After an arduous few months, Elon Musk’s production goal for the Tesla Model 3 has been hit.
Tesla has reached the production target for its Model 3 vehicle, according to a regulatory filing published on Monday (2 July). The firm said Model 3 production exceeded the combined production of both the Model S and X vehicles.
In total, 53,339 vehicles were built in Q2, a 55pc increase from the previous quarter.
At the official launch of the Model 3 last year, CEO Elon Musk said that Tesla would build half a million cars in 2018, a fivefold increase from 2017. Musk had promised investors that Tesla would make 5,000 Model 3s per week.
What followed was a litany of teething problems, from influential magazine Consumer Reports failing to give the Model 3 the seal of approval, to generally slow production rates for the vehicle.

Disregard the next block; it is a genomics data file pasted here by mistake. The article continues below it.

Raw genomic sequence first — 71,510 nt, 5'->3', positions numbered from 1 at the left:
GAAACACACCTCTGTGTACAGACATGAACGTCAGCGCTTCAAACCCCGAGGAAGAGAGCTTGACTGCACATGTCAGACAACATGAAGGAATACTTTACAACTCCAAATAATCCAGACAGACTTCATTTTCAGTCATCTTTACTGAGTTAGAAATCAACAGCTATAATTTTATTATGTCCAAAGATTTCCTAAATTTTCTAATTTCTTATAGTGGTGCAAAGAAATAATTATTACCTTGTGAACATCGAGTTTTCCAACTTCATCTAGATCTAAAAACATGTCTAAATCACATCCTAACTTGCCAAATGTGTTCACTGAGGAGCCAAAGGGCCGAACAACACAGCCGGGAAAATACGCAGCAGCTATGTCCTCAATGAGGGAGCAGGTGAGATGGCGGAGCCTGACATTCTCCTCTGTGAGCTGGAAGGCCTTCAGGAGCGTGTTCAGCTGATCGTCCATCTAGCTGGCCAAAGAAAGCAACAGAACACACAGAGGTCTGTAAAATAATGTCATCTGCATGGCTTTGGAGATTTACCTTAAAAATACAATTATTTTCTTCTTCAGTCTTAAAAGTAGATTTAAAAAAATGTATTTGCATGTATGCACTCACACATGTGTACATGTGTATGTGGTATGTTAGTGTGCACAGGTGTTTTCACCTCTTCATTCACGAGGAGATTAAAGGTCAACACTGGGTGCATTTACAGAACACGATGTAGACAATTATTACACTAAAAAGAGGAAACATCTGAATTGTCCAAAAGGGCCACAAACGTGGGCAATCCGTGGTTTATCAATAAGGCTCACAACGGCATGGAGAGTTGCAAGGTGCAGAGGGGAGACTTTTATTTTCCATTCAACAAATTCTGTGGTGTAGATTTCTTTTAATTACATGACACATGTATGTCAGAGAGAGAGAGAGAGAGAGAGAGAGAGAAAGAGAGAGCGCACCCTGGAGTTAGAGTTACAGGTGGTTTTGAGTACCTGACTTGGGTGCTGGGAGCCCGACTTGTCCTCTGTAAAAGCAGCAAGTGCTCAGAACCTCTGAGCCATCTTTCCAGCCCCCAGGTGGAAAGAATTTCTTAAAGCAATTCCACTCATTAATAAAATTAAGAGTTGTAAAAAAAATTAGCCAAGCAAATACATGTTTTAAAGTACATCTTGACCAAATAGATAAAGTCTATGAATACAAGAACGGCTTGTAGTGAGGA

The Model 3 is pegged as the company’s first mass-market car and in April of this year, Tesla said it hit a production run high of 2,270 Model 3 vehicles per week.
The company this week said: “The last 12 months were some of the most difficult in Tesla’s history, and we are incredibly proud of the whole Tesla team. It was not easy, but it was definitely worth it.”
Setting its sights even higher
The company already plans to up the production ante, intending to increase production to 6,000 Model 3s per week by late August. It also confirmed that it expects to be profitable in the third and fourth quarters of this year.
It is currently heavily in debt and has only reported two profitable quarters in eight years of public trading. The goal now is to build enough Model 3s for sales revenue to tip the scales towards the black, as the running costs of the factory are quite high.
“The problem is that Tesla appears to be good at ‘burst’ rates but it needs to attain consistency, which will come, but my forecast is that they will sell just over 100,000 Model 3s this year in the US,” analyst Alan Baum told Forbes.
As the company announced the target news, it emerged that senior vehicle engineer Doug Field left last week, following a leave of absence in May. Field was poached from Apple, where he most recently worked as the vice-president of Mac hardware engineering. He also worked for both Segway and Ford.